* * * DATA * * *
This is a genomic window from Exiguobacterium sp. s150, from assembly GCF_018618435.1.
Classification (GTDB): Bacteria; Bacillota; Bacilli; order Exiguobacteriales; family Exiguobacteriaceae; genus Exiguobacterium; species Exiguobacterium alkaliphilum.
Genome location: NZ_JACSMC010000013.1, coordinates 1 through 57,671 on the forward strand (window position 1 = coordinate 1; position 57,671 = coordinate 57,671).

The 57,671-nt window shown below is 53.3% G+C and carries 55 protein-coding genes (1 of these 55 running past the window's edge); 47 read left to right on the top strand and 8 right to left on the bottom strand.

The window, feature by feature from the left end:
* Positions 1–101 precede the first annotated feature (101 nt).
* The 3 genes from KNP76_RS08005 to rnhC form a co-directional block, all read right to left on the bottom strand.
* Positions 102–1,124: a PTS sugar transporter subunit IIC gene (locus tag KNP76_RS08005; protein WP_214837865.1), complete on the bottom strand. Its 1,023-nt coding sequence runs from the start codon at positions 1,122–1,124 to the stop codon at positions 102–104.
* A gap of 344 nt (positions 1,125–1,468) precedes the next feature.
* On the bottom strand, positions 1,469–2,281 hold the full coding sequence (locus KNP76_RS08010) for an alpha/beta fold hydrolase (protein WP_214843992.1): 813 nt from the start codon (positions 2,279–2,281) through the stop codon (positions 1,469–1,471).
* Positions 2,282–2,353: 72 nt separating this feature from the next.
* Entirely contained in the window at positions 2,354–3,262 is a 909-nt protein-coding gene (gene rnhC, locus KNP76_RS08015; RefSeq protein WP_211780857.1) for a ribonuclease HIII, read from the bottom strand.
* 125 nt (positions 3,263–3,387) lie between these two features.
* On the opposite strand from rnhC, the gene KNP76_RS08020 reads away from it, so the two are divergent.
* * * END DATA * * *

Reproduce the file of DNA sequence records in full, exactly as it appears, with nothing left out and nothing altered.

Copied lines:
This is a genomic window from Exiguobacterium sp. s150, from assembly GCF_018618435.1.
Classification (GTDB): Bacteria; Bacillota; Bacilli; order Exiguobacteriales; family Exiguobacteriaceae; genus Exiguobacterium; species Exiguobacterium alkaliphilum.
Genome location: NZ_JACSMC010000013.1, coordinates 1 through 57,671 on the forward strand (window position 1 = coordinate 1; position 57,671 = coordinate 57,671).

The 57,671-nt window shown below is 53.3% G+C and carries 55 protein-coding genes (1 of these 55 running past the window's edge); 47 read left to right on the top strand and 8 right to left on the bottom strand.

The window, feature by feature from the left end:
* Positions 1–101 precede the first annotated feature (101 nt).
* The 3 genes from KNP76_RS08005 to rnhC form a co-directional block, all read right to left on the bottom strand.
* Positions 102–1,124: a PTS sugar transporter subunit IIC gene (locus tag KNP76_RS08005; protein WP_214837865.1), complete on the bottom strand. Its 1,023-nt coding sequence runs from the start codon at positions 1,122–1,124 to the stop codon at positions 102–104.
* A gap of 344 nt (positions 1,125–1,468) precedes the next feature.
* On the bottom strand, positions 1,469–2,281 hold the full coding sequence (locus KNP76_RS08010) for an alpha/beta fold hydrolase (protein WP_214843992.1): 813 nt from the start codon (positions 2,279–2,281) through the stop codon (positions 1,469–1,471).
* Positions 2,282–2,353: 72 nt separating this feature from the next.
* Entirely contained in the window at positions 2,354–3,262 is a 909-nt protein-coding gene (gene rnhC, locus KNP76_RS08015; RefSeq protein WP_211780857.1) for a ribonuclease HIII, read from the bottom strand.
* 125 nt (positions 3,263–3,387) lie between these two features.
* On the opposite strand from rnhC, the gene KNP76_RS08020 reads away from it, so the two are divergent.